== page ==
Zork: A permanent inventory which includes items necessary to access certain parts of the game world? What a grand idea!

Pitfall!: Branching pathways and the need to backtrack make this game a lot less linear than it first appears.

Pitfall II: Lost Caverns: A further expansion on the Pitfall concept.

Knight Lore: Exploration is the key to this huge platform-hopping isometric quest.

Xanadu: Primitive, but it laid down the groundwork for some key titles; its sequels include Legacy of the Wizard and Faxanadu.

Impossible Mission: It's all adventure-y and stuff.

Montezuma's Revenge: Another early yet ambitious effort.

Metroidvania Gaiden: The Borderline Cases

A fundamental element of a Metroidvania game is its vast, contiguous world design. While the following games revolve around large, non-linear platforming worlds, they consist of individual areas connected by an overworld map that breaks up the action portions.

Anal-retentive? Sure. But that sort of hair-splitting is what lists like this are for.

Clash at Demonhead: Demonhead's level map structure (similar to Bionic Commando's) breaks up the game flow, but it's still quite open-ended.

Demon's Crest: The second sequel to Gargoyle's was much more of a metroidvania than its predecessors, but still strayed a bit from the standard trope.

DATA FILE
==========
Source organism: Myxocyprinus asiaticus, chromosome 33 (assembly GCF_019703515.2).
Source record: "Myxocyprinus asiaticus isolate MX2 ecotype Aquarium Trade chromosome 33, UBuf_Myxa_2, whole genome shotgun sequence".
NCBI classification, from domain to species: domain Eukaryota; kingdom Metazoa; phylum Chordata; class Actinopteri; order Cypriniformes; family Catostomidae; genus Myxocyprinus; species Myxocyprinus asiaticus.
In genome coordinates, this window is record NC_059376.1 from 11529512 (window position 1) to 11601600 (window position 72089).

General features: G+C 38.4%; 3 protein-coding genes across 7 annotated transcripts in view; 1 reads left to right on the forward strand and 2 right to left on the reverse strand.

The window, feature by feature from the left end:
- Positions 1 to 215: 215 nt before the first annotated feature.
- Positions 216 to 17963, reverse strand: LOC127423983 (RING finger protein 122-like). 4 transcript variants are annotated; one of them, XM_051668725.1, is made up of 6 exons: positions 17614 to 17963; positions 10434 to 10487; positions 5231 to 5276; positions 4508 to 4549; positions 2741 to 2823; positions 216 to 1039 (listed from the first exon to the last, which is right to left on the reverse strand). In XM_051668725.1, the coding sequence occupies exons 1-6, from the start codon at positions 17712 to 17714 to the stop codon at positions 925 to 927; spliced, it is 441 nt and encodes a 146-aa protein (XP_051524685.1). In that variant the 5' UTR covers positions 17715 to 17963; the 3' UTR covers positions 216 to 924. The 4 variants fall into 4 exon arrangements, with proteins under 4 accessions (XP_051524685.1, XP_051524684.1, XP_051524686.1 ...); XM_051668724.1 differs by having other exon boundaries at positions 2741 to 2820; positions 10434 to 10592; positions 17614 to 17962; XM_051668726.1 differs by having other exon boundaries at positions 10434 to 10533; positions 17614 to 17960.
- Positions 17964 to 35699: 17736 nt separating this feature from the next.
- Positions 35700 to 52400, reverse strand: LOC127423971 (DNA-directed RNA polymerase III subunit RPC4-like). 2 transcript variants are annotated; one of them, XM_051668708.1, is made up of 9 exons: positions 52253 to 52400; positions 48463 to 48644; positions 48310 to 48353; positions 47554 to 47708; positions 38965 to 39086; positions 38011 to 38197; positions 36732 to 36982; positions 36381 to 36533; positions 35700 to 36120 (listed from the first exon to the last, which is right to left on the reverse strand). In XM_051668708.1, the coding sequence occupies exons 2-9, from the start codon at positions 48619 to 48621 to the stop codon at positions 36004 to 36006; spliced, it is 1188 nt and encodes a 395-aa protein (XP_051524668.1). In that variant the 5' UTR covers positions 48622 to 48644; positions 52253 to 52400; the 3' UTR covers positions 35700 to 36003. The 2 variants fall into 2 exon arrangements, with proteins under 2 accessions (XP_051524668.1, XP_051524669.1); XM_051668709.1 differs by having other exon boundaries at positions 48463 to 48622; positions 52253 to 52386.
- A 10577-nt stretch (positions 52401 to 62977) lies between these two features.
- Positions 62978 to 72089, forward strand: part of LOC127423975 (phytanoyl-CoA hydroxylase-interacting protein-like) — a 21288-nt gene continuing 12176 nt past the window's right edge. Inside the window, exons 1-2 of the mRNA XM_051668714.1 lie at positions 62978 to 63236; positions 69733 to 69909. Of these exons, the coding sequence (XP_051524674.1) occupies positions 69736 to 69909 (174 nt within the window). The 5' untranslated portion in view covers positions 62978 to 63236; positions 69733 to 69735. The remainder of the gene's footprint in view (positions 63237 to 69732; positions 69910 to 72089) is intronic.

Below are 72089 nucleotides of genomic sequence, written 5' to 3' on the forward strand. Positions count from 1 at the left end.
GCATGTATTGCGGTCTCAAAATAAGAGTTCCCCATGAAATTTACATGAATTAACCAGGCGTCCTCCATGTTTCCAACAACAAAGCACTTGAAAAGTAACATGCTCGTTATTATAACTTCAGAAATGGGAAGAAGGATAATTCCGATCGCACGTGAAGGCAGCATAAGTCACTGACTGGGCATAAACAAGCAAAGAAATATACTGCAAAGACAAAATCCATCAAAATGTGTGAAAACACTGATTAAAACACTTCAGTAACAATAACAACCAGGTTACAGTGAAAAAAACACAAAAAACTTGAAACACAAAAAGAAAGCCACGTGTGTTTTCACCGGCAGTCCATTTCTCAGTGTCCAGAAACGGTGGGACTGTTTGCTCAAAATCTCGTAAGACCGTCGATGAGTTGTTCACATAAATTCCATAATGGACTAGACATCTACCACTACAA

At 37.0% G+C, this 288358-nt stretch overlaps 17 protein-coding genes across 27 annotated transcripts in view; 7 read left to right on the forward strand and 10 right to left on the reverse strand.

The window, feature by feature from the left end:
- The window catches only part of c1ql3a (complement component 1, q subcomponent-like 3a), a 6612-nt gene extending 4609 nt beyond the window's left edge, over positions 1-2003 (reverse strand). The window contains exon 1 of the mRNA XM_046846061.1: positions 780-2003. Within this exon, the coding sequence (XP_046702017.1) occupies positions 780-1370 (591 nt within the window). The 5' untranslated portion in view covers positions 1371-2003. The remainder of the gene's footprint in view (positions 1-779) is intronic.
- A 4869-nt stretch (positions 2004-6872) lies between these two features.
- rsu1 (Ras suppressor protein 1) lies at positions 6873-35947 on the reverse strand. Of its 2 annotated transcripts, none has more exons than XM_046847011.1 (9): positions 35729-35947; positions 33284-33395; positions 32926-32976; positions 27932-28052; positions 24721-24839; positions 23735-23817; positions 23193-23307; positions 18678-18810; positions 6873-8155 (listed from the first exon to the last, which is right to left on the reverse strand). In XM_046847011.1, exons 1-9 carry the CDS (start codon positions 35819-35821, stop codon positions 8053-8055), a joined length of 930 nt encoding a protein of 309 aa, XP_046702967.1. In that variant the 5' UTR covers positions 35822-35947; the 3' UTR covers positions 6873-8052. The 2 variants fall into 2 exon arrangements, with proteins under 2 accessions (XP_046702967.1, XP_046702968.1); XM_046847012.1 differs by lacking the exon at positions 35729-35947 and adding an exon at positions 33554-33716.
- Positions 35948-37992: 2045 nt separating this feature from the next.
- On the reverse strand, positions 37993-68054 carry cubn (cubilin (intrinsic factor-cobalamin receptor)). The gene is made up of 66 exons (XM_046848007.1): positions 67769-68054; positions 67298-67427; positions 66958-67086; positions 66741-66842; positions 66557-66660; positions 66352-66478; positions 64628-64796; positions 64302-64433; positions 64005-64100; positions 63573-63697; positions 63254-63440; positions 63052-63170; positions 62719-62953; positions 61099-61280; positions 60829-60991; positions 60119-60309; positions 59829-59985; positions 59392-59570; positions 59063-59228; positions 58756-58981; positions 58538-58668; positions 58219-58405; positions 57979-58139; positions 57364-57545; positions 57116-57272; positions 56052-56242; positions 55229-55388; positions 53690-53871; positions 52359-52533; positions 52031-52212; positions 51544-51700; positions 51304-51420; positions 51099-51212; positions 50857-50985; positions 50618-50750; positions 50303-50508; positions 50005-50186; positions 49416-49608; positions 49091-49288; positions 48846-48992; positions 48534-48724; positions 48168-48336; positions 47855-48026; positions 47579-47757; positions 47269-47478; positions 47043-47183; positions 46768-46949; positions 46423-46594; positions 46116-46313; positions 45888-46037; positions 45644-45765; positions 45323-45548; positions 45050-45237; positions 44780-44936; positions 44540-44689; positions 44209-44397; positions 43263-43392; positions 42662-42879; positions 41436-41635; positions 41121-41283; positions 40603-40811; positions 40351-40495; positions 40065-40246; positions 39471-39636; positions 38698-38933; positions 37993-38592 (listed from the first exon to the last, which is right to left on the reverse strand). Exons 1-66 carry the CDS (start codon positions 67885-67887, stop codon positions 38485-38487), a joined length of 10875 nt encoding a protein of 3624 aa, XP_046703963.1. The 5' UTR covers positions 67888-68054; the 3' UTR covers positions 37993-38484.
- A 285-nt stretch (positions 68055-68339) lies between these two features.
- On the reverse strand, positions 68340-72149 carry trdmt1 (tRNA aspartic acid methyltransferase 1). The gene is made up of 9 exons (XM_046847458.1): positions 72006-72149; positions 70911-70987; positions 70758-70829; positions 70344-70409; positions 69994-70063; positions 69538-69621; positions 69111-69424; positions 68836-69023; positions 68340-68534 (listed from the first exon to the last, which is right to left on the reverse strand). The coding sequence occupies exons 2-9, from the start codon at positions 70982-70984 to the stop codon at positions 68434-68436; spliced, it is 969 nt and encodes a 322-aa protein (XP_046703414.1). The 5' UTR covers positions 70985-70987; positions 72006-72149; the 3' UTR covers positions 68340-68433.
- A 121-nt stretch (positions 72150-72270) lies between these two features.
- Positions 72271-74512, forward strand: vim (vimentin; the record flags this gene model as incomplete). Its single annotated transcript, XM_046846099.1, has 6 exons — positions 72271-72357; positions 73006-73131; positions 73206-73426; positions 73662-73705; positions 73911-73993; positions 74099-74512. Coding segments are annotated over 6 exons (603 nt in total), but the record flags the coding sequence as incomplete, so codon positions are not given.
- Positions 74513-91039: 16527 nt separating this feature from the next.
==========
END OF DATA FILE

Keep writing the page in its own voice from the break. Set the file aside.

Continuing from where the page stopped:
Exile (Acorn): Man, I don't know. British micros and I don't have much of a common heritage.

Front Mission: Gun Hazard: The Front Mission series' first foray into action gaming.

Gargoyle's Quest: Part platformer, part RPG, all rad. If a bit chunky and primitive.

Gargoyle's Quest II: A more refined version of the original.

Knightmare II: The Maze of Galious (MSX): Pretty much the inspiration for La Mulana.

Knight 'N Grail (C64): A modern-day (read: July 2009) take on the platformer that really pushes the C64 to its limits.

Popful Mail (Sega CD version): Of all the different iterations of Falcom's Popful Mail, this felt the most exploratory. And it had a level-up system, too!

Shaman King: Master of Spirits: Clearly built around the Aria of Sorrow engine, this anime spin-off was a pretty decent open-ended game with a structure remarkably similar to Clash at Demonhead's.

Shaman King: Master of Spirits II: Same as above, but slightly less enjoyable for some reason.

Zelda II: The Adventure of Link: The top-down view through which Link explores the world makes this feel like more of an RPG, but when viewed through the lens of its offspring (e.g. Battle of Olympus et al.) you can definitely see the metroidvania connection.

It should be noted that, stupid as the word "Metroidvania" may be, it's vastly more euphonic than Castleroid.